Mission Hackney London food

If you’re in Hackney and not practicing your skateboard pivots or oiling your beard, the chances are you’ll probably be eating. Rapid rates of gentrification in London’s hippest borough has brought with it a heady hoard of bars, cafés, restaurants, pop-ups, Sunday suppers and a Japanese dinner in an jellied eel café. Yes, F. Cooke, we’re talking about you.

From Broadway Market’s meld of old and new and London Fields’ railway arch bakeries, to the Vietnamese joints of Mare Street and pocket-sized cafés of Columbia Road, Hackney is a bubble that can be pretty hard to escape. We’ve just moved to the area, so have thrown ourselves headfirst into its edible offerings. Though variety is apparently the spice of life, the volume of eating spots in Hackney can make it a rather intimidating place to navigate. For those of you who feel like lost puppies in a sea of natural wine and hand-carved spoons, here is our guide to the best places to eat, drink and be merry in this ludicrously tasty neighbourhood.

Words by Meg Abbott and photographs by Issy Croker, thecuriouspear.com

Rawduck

Like its sister branch Ducksoup, the menu at Rawduck is all about seasonal, simple food with an eclectic medley of flavours. Take their ‘dumpling Mondays’, where three chefs grill, steam and fry under the instruction of dumpling don Benny Zhou, or their monthly wine tastings that offer up a rainbow of quality quaff. Dinner here is delicious, but you’ll usually find us elbowing our way into a spot at the communal tables for weekend brunch. All the classics are on offer – smooth avocado with perfectly poached eggs and coriander, toast with lemon curd and homemade jam, and even crumpets with cheddar and pickles. Alongside these are harissa eggs with pitta, a cardamom-spiked daal with poached eggs and naan, curried potatoes with salt beef and a dreamy coconut milk porridge.

There is also a serious drinks list, including hot dark chocolate with burnt orange and cinnamon, rose petal kombucha and a stellar bloody Mary. And if you haven’t jumped on the drinking vinegar wagon yet, this is a good place to start – the icy apple vinegars annihilated our hangovers. For such a huge space, Rawduck’s designers have managed to create the cosiest of ‘vibes’ (when in Hackney) with clay ceiling pendants, a glowing open kitchen and a veritable jungle of plants.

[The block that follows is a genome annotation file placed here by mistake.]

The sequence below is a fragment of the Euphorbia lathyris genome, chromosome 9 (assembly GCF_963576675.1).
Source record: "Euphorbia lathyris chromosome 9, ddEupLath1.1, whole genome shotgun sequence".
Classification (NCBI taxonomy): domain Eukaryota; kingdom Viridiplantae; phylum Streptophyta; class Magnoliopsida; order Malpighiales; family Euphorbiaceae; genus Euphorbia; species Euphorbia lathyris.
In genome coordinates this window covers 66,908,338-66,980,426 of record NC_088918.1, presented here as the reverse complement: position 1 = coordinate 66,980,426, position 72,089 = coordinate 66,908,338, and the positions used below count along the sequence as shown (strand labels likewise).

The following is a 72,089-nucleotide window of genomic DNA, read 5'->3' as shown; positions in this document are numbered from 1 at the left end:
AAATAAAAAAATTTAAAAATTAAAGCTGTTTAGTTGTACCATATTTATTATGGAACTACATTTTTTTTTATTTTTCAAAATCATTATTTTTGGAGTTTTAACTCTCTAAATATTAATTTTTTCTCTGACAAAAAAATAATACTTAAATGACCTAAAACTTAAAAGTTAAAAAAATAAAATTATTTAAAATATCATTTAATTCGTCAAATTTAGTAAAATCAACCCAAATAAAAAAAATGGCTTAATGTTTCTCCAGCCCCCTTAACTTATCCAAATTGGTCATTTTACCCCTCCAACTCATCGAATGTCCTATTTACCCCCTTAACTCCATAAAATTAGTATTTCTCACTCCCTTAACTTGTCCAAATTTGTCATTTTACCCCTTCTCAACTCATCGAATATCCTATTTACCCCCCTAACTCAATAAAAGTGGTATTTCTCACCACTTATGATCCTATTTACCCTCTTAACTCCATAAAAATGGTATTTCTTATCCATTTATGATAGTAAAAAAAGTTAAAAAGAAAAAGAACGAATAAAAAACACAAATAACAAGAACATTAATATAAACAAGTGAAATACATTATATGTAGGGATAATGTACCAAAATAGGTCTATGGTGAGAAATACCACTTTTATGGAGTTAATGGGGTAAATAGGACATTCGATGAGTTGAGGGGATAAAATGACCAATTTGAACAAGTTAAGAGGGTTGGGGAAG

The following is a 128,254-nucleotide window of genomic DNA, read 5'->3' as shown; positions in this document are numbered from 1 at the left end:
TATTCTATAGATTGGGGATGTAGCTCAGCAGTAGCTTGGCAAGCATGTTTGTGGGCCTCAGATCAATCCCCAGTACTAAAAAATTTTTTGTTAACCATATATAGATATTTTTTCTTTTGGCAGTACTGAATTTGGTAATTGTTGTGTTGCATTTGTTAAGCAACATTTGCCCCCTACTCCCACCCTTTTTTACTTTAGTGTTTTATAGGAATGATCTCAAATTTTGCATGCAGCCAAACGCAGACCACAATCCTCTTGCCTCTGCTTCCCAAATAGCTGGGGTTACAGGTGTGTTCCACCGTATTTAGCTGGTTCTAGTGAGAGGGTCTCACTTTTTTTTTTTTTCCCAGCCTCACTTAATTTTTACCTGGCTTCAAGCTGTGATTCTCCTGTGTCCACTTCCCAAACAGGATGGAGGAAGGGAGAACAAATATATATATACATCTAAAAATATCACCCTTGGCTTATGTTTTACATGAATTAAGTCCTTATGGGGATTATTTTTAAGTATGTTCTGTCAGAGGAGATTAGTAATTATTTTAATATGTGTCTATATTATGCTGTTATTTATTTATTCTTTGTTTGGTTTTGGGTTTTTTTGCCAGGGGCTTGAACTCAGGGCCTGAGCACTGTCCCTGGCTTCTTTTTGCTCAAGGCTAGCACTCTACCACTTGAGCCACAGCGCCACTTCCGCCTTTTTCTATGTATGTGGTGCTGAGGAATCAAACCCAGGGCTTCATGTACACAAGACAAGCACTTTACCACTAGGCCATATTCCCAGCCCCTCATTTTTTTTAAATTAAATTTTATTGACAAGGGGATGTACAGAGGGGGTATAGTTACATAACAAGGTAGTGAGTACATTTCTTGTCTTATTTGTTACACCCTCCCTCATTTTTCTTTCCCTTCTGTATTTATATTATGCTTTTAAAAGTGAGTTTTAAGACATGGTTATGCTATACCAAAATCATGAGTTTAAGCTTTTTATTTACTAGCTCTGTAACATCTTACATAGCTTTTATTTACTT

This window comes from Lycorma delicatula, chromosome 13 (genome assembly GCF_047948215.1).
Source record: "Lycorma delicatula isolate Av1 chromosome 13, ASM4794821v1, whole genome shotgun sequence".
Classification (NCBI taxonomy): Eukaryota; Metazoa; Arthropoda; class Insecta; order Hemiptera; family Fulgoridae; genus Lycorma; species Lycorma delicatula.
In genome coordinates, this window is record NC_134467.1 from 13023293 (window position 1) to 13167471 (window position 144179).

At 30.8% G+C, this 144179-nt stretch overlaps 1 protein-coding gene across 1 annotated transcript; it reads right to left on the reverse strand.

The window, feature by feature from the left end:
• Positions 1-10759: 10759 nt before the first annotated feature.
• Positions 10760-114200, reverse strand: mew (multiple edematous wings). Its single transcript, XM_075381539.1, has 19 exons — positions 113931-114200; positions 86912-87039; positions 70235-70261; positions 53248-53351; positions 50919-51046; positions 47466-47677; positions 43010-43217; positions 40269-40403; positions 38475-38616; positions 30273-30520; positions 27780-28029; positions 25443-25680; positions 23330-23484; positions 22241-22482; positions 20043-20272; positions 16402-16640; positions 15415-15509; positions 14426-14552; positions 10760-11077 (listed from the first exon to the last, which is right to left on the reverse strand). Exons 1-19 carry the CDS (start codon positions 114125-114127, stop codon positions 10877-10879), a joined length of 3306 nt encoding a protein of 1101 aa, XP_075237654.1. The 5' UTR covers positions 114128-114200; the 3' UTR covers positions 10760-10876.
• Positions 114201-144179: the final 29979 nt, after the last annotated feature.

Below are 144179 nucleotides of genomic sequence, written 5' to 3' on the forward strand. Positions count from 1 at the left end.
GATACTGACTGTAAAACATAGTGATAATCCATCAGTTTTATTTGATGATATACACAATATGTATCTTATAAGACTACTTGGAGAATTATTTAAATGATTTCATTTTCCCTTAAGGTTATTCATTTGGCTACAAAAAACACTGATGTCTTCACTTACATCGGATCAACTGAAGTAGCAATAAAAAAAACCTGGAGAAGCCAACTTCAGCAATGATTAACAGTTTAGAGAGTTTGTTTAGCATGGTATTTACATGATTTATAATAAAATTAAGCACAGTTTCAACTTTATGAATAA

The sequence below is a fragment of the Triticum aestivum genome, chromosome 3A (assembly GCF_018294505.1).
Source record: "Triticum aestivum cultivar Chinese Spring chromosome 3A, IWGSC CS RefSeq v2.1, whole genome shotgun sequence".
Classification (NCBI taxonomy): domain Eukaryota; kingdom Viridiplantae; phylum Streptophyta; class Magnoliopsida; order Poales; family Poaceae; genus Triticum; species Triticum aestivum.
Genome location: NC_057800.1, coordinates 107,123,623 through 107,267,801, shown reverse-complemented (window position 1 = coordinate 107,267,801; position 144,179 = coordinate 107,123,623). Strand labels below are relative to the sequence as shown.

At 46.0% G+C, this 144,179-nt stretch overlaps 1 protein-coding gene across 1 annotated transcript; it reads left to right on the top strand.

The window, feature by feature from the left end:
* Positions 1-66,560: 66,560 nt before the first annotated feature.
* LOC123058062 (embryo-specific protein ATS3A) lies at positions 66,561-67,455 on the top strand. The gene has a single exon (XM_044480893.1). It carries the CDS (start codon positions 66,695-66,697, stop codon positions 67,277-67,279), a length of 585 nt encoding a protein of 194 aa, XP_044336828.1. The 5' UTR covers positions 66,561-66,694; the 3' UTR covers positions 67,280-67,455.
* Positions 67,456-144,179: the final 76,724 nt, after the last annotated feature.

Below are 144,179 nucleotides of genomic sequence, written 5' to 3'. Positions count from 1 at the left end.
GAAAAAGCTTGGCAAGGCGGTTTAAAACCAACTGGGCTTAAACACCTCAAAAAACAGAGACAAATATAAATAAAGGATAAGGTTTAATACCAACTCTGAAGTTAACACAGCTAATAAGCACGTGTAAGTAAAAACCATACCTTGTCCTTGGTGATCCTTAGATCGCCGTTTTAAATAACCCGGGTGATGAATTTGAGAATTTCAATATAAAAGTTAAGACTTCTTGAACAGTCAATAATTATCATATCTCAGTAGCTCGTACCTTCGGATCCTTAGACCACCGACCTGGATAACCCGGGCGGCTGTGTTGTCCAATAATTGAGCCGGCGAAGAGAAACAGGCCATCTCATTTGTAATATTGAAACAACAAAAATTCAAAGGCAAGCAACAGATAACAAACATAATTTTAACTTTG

Mission

We know this technically isn’t Hackney, but it’s right on the edge and we simply have to include it.
It is a credit to Mission’s food that after a five-course dinner we left feeling lighter than air and ready for beers at Mother Kelly’s bottle shop next door. Nonchalantly located in the railway arches of Paradise Row, it seems Mission was made for dinnertime. Low lights, a tin roof and wood-panelled walls glow in the evening, when food lovers of the East unite to graze on modern American dishes like Jerusalem artichokes, winkles and caramelised yogurt, langoustines with millet porridge, pickled heirloom carrots, lamb with turnips and pumpkin ice cream with meringue and sweet chestnuts. And that was just this week.

The staff in here know their wine. But not in the intimidating way that forces you to mindlessly point at a mid-priced bottle as fast as possible to avoid having to try and pronounce it. Our waitress talked us zestily through the list, finally recommending a Gaillac Zacmau orange wine that will be in our fridge for the rest of time. Yes, orange wine has arrived. And it’s delicious. The bottle was swiftly decanted into a carafe to ‘air’. Luckily the music was loud enough for the waiter to miss me proudly announcing that I could taste the “whiskey contact”, when in fact he had just been telling us about the “skin contact” that makes orange wine so unique. Come here for dinner any night of the week; it is special without being stuffy and indulgent without being cloying. And the head chef knows exactly what to do with a winkle.

Hill & Szrok

Broadway Market is nothing if not well-stocked. There are coffee shops, restaurants of every cuisine, a tea bar and a natural wine store. There is also a butcher, a baker and a shop selling overpriced candle sticks. Said butcher not only houses some seriously high-grade meats, but also turns into a 25-seater cookshop in the evening. If you haven’t had the pleasure of dining at a ‘cookshop’ before, it is what it says on the tin – a shop that whips up their wares for costumers to eat.

In Hill & Szrok that means hearty pork chops, thick slices of sirloin, roasted game with cranberries and pig’s head terrine. Visitors can select their cut of choice and watch it cook to perfection in front of them as they sip on one of the half a dozen wines on offer. This inviting shop, all white tiles and dark wood, is an ideal date spot. That’s if you don’t consider a roomful of dangling carcasses a mood killer.

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